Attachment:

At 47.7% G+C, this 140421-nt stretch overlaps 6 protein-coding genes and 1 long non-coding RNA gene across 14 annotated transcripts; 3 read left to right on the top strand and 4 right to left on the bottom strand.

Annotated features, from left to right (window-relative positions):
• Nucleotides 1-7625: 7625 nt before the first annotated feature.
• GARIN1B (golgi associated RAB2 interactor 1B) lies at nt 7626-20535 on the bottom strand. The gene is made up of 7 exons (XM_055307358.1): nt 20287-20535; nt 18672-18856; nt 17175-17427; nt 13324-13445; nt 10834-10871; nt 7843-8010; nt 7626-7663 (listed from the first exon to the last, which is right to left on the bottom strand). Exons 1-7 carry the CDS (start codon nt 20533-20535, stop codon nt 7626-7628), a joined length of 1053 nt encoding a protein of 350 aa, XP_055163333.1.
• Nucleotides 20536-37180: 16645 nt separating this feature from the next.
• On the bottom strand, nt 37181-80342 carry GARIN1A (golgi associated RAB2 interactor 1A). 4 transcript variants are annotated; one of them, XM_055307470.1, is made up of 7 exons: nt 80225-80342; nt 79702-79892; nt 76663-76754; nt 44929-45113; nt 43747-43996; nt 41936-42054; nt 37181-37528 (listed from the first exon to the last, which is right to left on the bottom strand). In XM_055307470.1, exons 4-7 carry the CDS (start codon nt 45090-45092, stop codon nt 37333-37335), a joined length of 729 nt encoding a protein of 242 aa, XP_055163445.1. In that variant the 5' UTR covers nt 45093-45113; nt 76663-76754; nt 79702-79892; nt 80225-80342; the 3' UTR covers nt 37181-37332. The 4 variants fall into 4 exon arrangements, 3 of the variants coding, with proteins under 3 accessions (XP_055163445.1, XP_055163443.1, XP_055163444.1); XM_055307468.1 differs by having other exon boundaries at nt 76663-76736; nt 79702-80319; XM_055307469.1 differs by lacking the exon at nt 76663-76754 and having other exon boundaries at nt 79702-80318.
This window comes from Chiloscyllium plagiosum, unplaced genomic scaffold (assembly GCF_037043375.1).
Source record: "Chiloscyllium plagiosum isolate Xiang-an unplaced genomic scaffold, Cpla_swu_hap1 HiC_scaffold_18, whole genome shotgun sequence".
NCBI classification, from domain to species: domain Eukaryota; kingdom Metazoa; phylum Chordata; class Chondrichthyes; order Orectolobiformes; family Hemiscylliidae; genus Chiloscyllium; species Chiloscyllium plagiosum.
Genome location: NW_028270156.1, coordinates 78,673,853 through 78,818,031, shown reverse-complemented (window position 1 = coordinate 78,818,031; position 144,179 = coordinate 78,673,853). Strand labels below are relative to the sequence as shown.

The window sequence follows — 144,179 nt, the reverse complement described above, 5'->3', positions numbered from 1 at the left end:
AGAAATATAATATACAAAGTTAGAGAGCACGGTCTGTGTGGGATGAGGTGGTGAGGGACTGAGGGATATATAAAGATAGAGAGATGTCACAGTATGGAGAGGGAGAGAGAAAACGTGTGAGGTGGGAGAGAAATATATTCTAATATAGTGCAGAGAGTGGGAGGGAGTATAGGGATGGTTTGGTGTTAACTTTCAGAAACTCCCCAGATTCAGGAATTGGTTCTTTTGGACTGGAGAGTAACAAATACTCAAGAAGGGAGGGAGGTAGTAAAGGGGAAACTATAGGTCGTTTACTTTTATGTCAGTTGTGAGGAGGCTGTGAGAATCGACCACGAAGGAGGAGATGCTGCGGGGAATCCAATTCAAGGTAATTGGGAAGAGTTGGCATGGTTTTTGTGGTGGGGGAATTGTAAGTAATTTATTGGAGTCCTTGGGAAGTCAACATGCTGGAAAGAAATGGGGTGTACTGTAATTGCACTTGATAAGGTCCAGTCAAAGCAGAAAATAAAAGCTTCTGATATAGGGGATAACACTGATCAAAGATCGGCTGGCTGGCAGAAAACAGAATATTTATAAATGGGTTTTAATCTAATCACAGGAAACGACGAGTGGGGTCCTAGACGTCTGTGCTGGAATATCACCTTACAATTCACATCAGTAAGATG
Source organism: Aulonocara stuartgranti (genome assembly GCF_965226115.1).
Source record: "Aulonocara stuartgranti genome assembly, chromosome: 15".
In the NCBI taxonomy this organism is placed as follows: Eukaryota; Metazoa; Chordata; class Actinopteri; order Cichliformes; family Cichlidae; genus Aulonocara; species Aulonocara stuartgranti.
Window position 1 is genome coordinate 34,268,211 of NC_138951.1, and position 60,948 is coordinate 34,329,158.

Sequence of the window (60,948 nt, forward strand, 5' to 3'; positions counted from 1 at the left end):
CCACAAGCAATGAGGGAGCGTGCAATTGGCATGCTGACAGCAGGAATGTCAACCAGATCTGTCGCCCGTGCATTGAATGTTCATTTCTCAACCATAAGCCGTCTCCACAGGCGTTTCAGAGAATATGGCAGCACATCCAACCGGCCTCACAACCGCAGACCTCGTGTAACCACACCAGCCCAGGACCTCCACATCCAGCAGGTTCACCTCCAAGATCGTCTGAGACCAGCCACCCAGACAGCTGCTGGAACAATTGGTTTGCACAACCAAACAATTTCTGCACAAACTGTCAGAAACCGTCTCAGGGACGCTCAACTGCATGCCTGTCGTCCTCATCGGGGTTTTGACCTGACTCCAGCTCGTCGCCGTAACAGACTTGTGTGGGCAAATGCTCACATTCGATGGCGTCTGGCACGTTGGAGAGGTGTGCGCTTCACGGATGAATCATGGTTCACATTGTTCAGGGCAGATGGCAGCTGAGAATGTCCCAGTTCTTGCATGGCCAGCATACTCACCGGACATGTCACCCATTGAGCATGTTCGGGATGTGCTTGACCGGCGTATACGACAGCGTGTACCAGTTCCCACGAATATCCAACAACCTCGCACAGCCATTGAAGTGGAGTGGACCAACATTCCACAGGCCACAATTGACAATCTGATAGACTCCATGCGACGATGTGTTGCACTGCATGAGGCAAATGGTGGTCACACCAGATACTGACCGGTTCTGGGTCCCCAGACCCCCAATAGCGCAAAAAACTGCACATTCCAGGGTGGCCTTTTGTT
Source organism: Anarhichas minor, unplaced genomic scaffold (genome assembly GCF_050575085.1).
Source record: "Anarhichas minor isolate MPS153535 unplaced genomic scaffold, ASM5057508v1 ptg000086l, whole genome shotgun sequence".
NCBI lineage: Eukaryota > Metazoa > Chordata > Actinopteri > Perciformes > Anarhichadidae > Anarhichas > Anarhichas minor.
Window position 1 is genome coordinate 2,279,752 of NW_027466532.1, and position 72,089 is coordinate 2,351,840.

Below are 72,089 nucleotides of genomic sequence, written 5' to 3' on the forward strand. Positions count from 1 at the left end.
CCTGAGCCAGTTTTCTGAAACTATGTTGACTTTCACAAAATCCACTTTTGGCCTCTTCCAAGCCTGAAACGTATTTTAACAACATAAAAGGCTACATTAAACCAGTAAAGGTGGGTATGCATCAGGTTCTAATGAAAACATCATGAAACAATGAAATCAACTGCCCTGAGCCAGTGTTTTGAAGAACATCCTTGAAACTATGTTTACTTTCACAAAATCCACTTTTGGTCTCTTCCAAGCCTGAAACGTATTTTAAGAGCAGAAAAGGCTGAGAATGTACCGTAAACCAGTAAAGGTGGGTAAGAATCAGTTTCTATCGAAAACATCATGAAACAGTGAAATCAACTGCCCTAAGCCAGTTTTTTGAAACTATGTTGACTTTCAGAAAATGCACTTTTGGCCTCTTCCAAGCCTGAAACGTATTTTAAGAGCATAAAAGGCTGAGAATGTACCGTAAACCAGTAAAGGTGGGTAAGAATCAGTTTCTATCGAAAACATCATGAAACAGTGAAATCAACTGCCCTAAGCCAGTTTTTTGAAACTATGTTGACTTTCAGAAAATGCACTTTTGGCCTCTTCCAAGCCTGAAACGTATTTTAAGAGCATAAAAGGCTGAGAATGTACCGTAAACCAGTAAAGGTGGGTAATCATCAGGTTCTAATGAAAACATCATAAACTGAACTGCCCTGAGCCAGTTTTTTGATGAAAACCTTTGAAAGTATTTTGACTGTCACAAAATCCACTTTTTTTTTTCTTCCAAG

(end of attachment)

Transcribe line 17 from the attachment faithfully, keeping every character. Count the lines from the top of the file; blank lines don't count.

Sequence of the window (60,948 nt, forward strand, 5' to 3'; positions counted from 1 at the left end):